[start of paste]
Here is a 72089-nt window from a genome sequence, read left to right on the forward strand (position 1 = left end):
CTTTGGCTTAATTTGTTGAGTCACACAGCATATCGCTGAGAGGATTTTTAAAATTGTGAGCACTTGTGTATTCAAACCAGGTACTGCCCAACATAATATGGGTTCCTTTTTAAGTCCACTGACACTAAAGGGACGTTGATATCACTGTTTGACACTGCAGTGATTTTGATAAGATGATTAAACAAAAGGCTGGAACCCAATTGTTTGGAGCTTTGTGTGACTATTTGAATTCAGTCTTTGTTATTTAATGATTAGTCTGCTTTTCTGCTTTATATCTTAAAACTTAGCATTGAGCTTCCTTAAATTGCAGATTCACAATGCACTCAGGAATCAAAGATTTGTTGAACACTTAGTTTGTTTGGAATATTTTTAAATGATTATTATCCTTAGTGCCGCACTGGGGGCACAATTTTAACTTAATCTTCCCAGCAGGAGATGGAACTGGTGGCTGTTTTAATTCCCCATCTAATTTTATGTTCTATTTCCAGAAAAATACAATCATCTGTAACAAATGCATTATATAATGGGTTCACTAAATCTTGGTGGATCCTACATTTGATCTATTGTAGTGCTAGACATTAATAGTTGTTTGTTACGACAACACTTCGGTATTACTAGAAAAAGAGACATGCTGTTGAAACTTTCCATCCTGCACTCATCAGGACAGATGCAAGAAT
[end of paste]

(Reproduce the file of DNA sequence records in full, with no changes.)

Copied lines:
Here is a 72089-nt window from a genome sequence, read left to right on the forward strand (position 1 = left end):
CTTTGGCTTAATTTGTTGAGTCACACAGCATATCGCTGAGAGGATTTTTAAAATTGTGAGCACTTGTGTATTCAAACCAGGTACTGCCCAACATAATATGGGTTCCTTTTTAAGTCCACTGACACTAAAGGGACGTTGATATCACTGTTTGACACTGCAGTGATTTTGATAAGATGATTAAACAAAAGGCTGGAACCCAATTGTTTGGAGCTTTGTGTGACTATTTGAATTCAGTCTTTGTTATTTAATGATTAGTCTGCTTTTCTGCTTTATATCTTAAAACTTAGCATTGAGCTTCCTTAAATTGCAGATTCACAATGCACTCAGGAATCAAAGATTTGTTGAACACTTAGTTTGTTTGGAATATTTTTAAATGATTATTATCCTTAGTGCCGCACTGGGGGCACAATTTTAACTTAATCTTCCCAGCAGGAGATGGAACTGGTGGCTGTTTTAATTCCCCATCTAATTTTATGTTCTATTTCCAGAAAAATACAATCATCTGTAACAAATGCATTATATAATGGGTTCACTAAATCTTGGTGGATCCTACATTTGATCTATTGTAGTGCTAGACATTAATAGTTGTTTGTTACGACAACACTTCGGTATTACTAGAAAAAGAGACATGCTGTTGAAACTTTCCATCCTGCACTCATCAGGACAGATGCAAGAAT